Analysis: Focus on food security

Updated May 15 2014


- File Photo
- File Photo

Food first emerged as a political issue with the slogan of ‘roti, kapra aur makan’ in the late 1960s and the term ‘food security’ came into currency with the donor invasion in the 1980s. The subject has remained alive, thanks to recurring food crises that afflict the country from time to time, with the recent calamity in Thar drawing the attention of the courts as well.

The term ‘food security’ encompasses hunger as well as malnutrition. Pakistan suffers more from malnutrition than from hunger; although the incidence of hunger has been rising over the past two decades. The Thar crisis was more a product of malnutrition than hunger, with most mortalities occurring on account of pneumonia and malaria, caused by a prolonged dry winter. Long-standing poverty had caused the population, particularly children, to be suffering from malnutrition; which lowered their immunity levels.

Food insecurity exists if a family is unsure where the next meal is going to come from. This insecurity can be a product of two factors: availability and affordability. Availability is a product of food output and supply. Affordability is a product of low purchasing power, i.e. poverty. Thus, food insecurity can exist even with bumper crops and adequate supplies available in the market.

Pakistan is rich in terms of agricultural endowments and is, as such, not food deficit. For the country as a whole, food insecurity is largely a product of low purchasing power of a large section of the population. Income accrues from employment and the jobless growth phenomena over the last two decades has accentuated poverty and, by consequence, food insecurity. Policy distortions have tended to aggravate matters.

Crop failure can create a shortage, with food unavailable in the markets, even for those able to afford high prices. However, supply bottlenecks arising from poor storage and transportation networks and policy and market distortions can also cause localized food shortages and high prices. Wheat shortages occurred in February-March 1997 because the then interim government failed to place orders for wheat imports in November 1996; ostensibly, because it wanted to show a healthy foreign exchange reserve balance upon its exit. Wheat shortages in early 2008 occurred because the preceding government kept the procurement price of wheat low for a number of years in order to placate consumers; with the result that farmers switched to growing other more lucrative crops.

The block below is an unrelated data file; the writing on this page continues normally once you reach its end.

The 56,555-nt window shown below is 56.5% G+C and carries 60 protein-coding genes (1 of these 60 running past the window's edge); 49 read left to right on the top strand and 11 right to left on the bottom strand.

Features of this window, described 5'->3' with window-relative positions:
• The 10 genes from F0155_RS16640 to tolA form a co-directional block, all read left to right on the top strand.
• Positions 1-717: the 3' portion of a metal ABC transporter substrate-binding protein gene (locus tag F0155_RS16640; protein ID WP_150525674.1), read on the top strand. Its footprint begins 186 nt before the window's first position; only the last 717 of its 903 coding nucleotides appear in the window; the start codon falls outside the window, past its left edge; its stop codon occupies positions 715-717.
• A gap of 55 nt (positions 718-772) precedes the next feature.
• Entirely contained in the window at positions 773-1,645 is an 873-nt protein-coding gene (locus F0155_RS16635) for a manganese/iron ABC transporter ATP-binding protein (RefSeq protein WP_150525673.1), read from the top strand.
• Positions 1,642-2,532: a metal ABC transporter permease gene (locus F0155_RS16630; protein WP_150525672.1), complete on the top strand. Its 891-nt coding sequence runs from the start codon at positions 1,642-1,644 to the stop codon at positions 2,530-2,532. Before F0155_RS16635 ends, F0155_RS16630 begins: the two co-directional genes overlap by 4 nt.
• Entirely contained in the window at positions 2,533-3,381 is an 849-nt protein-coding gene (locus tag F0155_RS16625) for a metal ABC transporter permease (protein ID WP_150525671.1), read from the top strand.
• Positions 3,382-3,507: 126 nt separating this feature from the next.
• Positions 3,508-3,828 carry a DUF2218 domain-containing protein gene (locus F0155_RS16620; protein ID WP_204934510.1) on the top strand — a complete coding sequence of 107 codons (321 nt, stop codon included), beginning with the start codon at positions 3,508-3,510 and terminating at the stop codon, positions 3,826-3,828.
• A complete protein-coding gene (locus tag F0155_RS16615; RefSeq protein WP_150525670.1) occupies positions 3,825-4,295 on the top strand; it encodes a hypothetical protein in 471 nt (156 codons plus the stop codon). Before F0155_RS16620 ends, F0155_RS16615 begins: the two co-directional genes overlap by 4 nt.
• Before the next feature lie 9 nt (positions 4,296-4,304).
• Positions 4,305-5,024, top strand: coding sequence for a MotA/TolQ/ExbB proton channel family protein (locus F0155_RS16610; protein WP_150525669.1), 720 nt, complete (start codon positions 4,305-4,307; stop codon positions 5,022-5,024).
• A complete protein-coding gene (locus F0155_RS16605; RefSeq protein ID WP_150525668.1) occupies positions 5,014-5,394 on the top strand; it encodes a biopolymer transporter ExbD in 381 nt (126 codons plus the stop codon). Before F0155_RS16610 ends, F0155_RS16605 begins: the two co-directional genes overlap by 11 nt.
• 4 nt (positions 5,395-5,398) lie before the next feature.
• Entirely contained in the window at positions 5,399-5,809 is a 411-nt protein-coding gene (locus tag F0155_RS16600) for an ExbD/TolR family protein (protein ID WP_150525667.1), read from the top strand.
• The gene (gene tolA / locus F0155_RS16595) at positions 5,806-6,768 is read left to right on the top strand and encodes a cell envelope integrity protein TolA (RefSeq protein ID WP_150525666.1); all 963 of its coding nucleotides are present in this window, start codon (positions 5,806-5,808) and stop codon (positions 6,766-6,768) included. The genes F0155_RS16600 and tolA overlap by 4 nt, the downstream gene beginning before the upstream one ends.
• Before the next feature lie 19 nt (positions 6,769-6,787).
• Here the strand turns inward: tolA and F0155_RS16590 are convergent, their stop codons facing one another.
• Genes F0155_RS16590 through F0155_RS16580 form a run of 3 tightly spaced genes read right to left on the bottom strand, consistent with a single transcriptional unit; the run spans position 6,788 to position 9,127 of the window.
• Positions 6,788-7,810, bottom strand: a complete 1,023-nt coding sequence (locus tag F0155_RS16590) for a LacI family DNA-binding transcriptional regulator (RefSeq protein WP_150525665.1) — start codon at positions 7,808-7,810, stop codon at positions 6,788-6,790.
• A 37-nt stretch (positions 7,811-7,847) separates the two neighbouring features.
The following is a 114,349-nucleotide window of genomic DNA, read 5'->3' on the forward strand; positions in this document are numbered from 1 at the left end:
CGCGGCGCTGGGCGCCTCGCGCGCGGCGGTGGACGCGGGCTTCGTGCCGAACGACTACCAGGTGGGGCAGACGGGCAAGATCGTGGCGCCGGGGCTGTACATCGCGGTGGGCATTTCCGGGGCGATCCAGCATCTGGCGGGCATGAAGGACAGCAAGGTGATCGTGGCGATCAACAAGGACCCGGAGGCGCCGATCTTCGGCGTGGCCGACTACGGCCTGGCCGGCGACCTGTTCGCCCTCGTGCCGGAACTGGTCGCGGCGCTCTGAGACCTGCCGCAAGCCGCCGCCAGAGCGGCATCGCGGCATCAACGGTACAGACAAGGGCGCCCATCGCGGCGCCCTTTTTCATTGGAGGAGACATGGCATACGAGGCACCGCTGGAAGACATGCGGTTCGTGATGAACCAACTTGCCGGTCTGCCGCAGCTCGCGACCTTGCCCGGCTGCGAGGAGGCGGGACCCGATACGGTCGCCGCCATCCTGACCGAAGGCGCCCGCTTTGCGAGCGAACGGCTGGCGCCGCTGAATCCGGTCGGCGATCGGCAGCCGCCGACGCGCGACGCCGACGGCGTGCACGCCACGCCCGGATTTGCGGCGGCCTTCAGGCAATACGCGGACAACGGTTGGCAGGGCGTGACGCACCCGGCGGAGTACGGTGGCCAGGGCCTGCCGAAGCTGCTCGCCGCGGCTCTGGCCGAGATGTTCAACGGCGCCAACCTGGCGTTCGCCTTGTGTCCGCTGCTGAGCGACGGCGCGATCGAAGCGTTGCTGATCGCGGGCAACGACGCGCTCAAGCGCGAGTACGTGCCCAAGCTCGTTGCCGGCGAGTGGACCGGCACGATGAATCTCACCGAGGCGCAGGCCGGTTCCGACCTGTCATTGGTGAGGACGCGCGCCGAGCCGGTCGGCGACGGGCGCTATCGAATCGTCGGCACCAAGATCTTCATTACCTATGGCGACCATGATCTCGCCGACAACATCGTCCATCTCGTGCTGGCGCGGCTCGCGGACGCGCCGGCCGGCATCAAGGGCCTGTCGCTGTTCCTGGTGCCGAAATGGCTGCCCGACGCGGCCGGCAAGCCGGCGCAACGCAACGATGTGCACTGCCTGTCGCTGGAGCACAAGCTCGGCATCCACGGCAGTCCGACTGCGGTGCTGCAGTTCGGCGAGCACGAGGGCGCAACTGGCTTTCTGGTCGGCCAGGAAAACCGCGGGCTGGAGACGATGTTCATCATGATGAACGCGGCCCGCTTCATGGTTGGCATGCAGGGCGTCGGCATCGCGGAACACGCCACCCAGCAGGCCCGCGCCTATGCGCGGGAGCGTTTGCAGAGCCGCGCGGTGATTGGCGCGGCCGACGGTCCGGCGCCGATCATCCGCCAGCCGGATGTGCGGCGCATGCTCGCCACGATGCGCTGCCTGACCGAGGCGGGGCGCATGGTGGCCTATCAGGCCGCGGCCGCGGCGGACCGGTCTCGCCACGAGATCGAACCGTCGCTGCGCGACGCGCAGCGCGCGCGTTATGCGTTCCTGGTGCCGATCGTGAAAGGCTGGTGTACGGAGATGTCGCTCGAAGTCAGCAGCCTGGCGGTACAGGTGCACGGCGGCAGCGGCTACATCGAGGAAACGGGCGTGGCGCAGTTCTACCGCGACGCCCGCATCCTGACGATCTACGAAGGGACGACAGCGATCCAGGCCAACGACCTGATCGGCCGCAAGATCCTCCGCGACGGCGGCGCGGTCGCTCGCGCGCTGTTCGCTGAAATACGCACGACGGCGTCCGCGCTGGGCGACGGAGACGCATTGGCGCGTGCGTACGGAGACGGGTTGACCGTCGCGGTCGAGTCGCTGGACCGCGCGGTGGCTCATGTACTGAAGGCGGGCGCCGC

The danger to food security emanates from a variety of other sources, with the principal source being the neo-liberal philosophy of market supremacy; which maintains that markets can decide what and how much will be produced at what price. However, markets respond to purchasing power and not to need. If the poor cannot afford to buy food from the market, or to send their children to private schools or to obtain private medical facilities, it is considered just unfortunate.

With the progressive removal of regulatory barriers, farmers have tended to switch production from food crops to cash crops and crop farms have been converted to orchards, because cash crops fetch better prices in the world market. Lately, corporate farming is overtaking south Punjab, with tenants evicted by the hundreds of thousands on account of mechanization. The unfolding scenario is two-fold: a reduction in acreage and output of basic food items, coupled with a reduction in employment and income for the dispossessed poor.

The other looming threat is from the emergence of bio-fuels. As fossil fuel energy prices rise, cultivable land earlier devoted to growing food is now being converted in many countries crops for production of bio-fuels. Production of ethanol from sugar-cane is a prime example. Theoretically, food can disappear if farmers can fetch higher prices from producing crops for bio-fuels. Of course, food prices will rise to restore the output balance, but higher prices will render food unaffordable for the poor.

Food insecurity is not a natural phenomenon, but one of market and policy factors. Policymakers and the people at large have a political choice to make between the sanctity of markets and profits and food and economic security of the people.

Published in Dawn, May 15th, 2014